How To Use A Market Capitalization Rate

When Determining The Value Of A Distressed Apartment Property

Applying a market capitalization rate to the NOI of a distressed apartment building will not likely leave you any further ahead in determining its value, and ultimately the best purchase price for you.

So how does capitalization rate play a part in this process?

First, let me define what I mean by a distressed rental property. In this particular example I mean an apartment building that has vacancies above 40% and is in need of a major rehabilitation, including all of the suites, common areas, roof etc.

The first thing you will have to do is construct a pro forma income statement for the building. In other words, if you were to completely fix up the property, re-rent the suites at market value rental rates, and determine as best as you can what the ongoing operating expenses would be, what would the projected NOI be?

Aside: Pro forma financial statements are typically prepared in an attempt to 'normalize' the financial picture of a business, or in this case a rental property operation. They exclude unusual and non-recurring items in both the revenue and expense sections in order to give the reader or potential investor a better idea of what a typical year's revenue and expenses would be. Click here for a more detailed discussion of real estate pro forma statements.

Once you have determined this projected NOI you can then apply a market capitalization rate to this figure, and hence determine with some accuracy what the value of the apartment property will be once it is 'turned around'.

With this value in hand you can then work backwards to determine an appropriate purchase price. Here is a simple example.

A 50 unit residential rental property is 50% vacant and in poor repair. The owner is asking $20,000 per door (apartment building values are often quoted on a 'per door' basis). The current NOI is zero. In other words, the expenses equal the revenues. Remember it is 50% vacant. The market capitalization rates for similar sized buildings in the area that are in good repair and fully rented at market rates is 8%.

Now, where should we start?

Note: Below you will find an overview of the process you would use to determine a starting point for negotiations for the hypothetical project we are discussing. If you would like a more comprehensive resource that will teach you how to get started in commercial real estate investing, I recommend this e-course called the "Commercial Real Estate Cash Flow Funding System". It's written by a 31 year veteran of the business and will give you a solid foundation of all the different aspects of commercial real estate investment.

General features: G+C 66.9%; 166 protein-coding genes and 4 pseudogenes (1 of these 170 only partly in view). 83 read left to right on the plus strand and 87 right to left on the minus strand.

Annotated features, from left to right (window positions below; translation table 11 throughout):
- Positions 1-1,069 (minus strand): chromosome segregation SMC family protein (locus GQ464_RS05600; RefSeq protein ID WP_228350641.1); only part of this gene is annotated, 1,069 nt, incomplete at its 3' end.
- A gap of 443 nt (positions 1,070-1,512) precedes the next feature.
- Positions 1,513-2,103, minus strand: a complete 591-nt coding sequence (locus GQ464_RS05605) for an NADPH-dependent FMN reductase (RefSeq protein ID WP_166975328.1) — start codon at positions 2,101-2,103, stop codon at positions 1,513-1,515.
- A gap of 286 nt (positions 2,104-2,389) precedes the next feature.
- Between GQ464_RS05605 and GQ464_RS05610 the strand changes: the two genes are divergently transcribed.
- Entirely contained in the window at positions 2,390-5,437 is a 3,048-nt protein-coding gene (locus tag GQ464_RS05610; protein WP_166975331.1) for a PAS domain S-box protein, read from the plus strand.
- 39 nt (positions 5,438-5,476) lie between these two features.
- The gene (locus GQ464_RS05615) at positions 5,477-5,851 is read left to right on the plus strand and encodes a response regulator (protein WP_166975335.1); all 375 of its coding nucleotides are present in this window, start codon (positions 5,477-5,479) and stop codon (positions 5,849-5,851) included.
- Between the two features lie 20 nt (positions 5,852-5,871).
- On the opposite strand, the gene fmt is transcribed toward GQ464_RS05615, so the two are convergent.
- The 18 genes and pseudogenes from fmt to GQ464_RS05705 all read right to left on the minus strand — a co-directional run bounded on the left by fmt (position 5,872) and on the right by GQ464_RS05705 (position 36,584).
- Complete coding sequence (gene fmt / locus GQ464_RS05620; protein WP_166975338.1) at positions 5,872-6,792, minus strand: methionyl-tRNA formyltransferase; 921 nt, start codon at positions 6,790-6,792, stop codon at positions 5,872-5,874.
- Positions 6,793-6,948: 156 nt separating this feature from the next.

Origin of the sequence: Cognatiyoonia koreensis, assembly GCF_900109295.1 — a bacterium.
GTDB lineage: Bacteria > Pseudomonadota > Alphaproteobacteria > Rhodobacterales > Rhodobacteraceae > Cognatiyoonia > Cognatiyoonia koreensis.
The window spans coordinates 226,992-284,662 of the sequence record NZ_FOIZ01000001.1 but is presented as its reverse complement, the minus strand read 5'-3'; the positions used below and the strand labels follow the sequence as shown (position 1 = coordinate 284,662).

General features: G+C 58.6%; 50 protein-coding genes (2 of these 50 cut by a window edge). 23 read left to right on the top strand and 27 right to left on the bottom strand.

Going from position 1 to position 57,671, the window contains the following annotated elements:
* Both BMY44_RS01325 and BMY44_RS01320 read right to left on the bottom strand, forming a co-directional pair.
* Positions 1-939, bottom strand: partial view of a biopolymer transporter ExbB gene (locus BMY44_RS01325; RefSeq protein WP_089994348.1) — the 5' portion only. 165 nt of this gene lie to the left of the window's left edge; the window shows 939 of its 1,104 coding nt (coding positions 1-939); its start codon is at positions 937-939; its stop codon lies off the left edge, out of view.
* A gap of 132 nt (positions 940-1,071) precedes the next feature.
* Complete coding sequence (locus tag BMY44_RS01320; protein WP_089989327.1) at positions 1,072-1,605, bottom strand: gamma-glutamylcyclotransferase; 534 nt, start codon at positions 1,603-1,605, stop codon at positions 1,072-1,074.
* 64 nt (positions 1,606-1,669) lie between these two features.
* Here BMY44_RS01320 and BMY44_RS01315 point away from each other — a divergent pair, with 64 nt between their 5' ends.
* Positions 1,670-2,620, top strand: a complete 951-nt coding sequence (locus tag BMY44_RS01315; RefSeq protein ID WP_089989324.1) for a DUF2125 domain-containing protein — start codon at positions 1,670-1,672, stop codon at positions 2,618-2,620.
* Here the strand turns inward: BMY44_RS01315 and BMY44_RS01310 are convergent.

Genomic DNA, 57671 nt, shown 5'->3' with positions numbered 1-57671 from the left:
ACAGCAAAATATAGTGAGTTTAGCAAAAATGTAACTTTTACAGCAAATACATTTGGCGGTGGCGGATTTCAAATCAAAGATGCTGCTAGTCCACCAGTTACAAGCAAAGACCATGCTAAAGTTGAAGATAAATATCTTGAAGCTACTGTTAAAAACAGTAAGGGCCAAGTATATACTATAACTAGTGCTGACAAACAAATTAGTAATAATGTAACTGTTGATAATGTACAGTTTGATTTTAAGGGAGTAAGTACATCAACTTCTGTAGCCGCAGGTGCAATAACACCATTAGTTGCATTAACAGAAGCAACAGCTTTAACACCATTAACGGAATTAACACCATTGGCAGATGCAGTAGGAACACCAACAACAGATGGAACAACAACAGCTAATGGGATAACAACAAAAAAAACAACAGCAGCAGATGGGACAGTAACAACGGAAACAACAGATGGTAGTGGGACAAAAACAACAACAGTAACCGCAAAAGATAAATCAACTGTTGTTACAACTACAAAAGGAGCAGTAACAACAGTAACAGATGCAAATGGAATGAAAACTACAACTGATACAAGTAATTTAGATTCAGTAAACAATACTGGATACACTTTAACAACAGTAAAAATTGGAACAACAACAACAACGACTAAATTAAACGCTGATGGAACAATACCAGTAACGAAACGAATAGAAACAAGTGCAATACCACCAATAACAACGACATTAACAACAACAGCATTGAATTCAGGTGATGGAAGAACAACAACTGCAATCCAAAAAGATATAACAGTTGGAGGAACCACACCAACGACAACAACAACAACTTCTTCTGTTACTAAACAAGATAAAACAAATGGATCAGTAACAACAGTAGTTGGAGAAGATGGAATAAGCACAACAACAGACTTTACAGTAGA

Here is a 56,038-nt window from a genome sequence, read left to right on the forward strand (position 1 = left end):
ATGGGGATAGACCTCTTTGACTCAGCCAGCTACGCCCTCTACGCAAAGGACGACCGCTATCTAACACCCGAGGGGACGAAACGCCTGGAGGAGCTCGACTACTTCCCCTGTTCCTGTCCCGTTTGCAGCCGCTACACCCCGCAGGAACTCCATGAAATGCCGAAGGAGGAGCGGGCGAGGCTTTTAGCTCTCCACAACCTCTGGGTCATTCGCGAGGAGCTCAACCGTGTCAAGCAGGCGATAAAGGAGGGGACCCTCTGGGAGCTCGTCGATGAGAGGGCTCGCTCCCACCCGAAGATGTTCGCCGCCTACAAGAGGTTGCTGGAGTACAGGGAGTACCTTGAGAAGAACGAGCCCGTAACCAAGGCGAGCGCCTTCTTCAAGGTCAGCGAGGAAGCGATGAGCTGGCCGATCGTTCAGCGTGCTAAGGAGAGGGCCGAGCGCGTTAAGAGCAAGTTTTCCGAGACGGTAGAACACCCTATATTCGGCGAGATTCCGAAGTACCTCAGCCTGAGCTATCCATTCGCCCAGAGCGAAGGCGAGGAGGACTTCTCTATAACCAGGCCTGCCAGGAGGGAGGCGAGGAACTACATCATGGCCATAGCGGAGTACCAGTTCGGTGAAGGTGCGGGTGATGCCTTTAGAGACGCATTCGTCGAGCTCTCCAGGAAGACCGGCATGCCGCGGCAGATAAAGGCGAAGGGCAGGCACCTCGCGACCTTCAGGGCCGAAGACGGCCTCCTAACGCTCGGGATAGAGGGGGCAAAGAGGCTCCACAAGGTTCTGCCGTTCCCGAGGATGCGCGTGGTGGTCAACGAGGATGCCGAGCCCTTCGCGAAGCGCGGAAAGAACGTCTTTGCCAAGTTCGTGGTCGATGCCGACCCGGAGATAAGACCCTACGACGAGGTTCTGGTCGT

Alright, back to our example...

First: Determine what the suites would rent for once they are rehabbed. Say, 50 suites at an average rent of $700. That's $420,000, less 5% vacancy, gives you $399,000.

Second: Determine as best you can what the operating expenses will be. The seller will be able to provide you with things like property taxes, utilities etc. The rest of the figures you will have to determine on your own. A very general rule of thumb is that expenses should be about 40% of the gross income. In this instance that gives us expenses of about $160,000.

$399,000 less $160,000 leaves us with a pro forma NOI of $239,000

Third: Applying the 8% market capitalization rate to this figure gives us a market value after upgrading of approximately $3,000,000 ($239,000 / .08 = $2,987,500 to be exact). That's $60,000 per door, which, after comparing other similar properties, you determine is a fair value.

Fourth: After getting some contractor quotes you determine that the cost to rehab the building is $20,000 per suite or $1,000,000.

Fifth: Do the math. $3,000,000, less $1,000,000 to rehab, less $1,000,000 purchase price leaves a projected profit of $1,000,000.

Sixth: Negotiate a better price!

Now I understand that this is not the type of deal that a part time or new apartment building investor would take on. However, I hope you can see that the analysis that we performed here could certainly be adapted and applied to apartment complexes that would not require as extensive a turn around.

Are you looking to get started investing in apartment buildings?

The best thing I can recommend (other than coming back to my site as often as you can and signing up for my apartment investing newsletter ), is to get your hands on a good, inexpensive introductory course on the subject. A colleague of mine has written just such a course and you can learn more about it here.



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